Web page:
Corruption doesn't announce itself with a capital C. It is subtler and thornier than that—as one HBS student found out the hard way during a recent summer internship in Tanzania.
In a new case detailing his experience, the student struggles to navigate the systemic abuses and institutional weaknesses that underlie corruption everywhere. As an emerging professional he must also weigh the trust value of the personal relationships he is forming; his own comfort zone for ethical trade-offs; and the inherent uncertainties of making decisions without precise information, decisions that could affect many people.
“There is a central tension in the case between the student feeling at once helpless against a corrupt system and surprisingly powerful given his novitiate status.”
The case, Against the Grain: Jim Teague in Tanzania, was written by the student using a pseudonym under the supervision of Associate Professor Karthik Ramanna, the Henry B. Arthur Fellow of business ethics at Harvard Business School.
In a nutshell, the case goes like this: "Jim" accepts a summer internship as a loan officer from a US-based social investment firm seeking a high-impact agribusiness project in rural Africa. A small company in Tanzania seems to fit the bill, but it faces health-safety issues with the potential to spread E. coli throughout the region. Another problem: It's not clear whether the local agency flagging the potential crisis is identifying a real issue or just seeking a payoff (it has a reputation for the latter). It's a quandary for Jim's employer, of course, but withdrawing investment at the 11th hour would also put many poor farmers' livelihoods in jeopardy.
Like many case studies prepared for classroom discussion, "Against the Grain" ends on a cliffhanger: What should Jim do? The array of ethical choices forms the basis of discussion in the MBA required course Leadership and Corporate Accountability.
Supply And Demand
"Corruption can be defined as paying for a good or service in contravention of an ethical norm," says Ramanna, noting/adding that economic tools of supply and demand can be applied to studying the phenomenon of corruption.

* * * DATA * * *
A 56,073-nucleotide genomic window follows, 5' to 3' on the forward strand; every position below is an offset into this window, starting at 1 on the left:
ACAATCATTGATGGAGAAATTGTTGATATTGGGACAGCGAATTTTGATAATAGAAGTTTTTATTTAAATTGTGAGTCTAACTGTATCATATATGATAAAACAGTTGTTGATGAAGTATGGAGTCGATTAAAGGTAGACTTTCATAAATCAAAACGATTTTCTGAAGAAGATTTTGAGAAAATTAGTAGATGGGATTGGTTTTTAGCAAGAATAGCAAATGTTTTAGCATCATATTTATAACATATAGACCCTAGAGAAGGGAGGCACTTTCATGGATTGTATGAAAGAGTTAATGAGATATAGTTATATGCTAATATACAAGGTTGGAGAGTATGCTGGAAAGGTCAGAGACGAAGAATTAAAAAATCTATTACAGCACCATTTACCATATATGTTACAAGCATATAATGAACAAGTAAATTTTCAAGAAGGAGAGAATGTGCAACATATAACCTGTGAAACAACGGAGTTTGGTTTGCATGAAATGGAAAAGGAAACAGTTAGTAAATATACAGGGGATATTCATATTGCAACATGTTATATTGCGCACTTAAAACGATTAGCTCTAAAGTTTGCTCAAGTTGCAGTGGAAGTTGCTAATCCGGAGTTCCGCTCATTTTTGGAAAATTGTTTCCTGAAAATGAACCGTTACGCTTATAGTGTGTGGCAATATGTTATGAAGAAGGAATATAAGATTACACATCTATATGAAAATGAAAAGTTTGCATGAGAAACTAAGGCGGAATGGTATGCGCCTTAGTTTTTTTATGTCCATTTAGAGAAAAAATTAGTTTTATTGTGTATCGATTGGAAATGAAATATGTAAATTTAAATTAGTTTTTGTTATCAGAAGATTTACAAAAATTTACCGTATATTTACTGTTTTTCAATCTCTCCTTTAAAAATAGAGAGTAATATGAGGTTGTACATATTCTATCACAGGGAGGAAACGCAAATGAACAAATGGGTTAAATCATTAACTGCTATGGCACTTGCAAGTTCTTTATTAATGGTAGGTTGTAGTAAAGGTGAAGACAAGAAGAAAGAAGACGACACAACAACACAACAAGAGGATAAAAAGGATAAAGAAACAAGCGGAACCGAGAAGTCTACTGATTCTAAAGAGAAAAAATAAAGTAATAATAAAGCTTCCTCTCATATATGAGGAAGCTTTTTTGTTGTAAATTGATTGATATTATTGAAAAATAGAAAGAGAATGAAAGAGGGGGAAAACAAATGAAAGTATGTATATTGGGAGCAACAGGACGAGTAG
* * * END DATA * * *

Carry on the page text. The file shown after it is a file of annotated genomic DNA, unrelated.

On the demand side, it is true that corrupt government officials sometimes garner a degree of sympathy from the public, legitimizing their bribe-taking. Public officials' salaries, particularly in developing countries, are often meager. Some, like police officers, it can be argued, require additional income just to ensure a basic standard of living.
On the supply side, corruption prevails because people find themselves paying bribes under duress. Even when one's life is not at stake, says Ramanna, if paying a bribe makes the difference between waiting years or mere days for a permit or license, it is tempting to many individuals to just pay up.
As the "Against the Grain" case suggests, pervasive corruption entails a spectrum of complex personal, societal, and economic phenomena without an easily identifiable response.
As Jim spotted an increasing number of red flags during his hectic summer in Tanzania, he had to consider not only his US employer and his HBS position, but also his local client, his client's employees and their families, customers throughout the region, and all the suppliers for the client's business including struggling farmers who depended on the business for their livelihoods.
"Jim wondered why he didn't see the problems earlier," Ramanna says. "He wondered what he could have done better to make the situation different. There were so many moving parts and so little information."
"Smart, ethical managers, who have a long-term view, can be encouraged to form special-interest groups to address corruption in their societies.”
Corruption is a problem that looms bigger than one person's ability to confront and resolve, Ramanna says. Everyone who faces it feels some degree of helplessness. And Jim's helplessness was juxtaposed with the fact that, for all his relative youth and inexperience, he had been put into a position of remarkable power over the lives of so many people he barely knew or understood.
"The goodwill earned and accrued by earlier generations of HBS graduates has endowed the current generation of HBS students with access to incredible opportunities; with these opportunities comes a great deal of power," Ramanna says. "There is a central tension in the case between the student feeling at once helpless against a corrupt system and surprisingly powerful given his novitiate status. This is a moment that cries out for leadership; it is a moment that makes a leader.
"The case is intentionally brief," he continues. "We don't know whether the local agency Jim had to deal with was in fact corrupt, and he didn't know either."
When discussing the case in the classroom, some students puzzled whether Jim didn't suffer from a "savior complex." Could he really have landed in Tanzania thinking it would be simple to evaluate and assist an agribusiness in a deeply complex society? But other students rejected this criticism, arguing that one is never fully prepared for the challenges life throws out.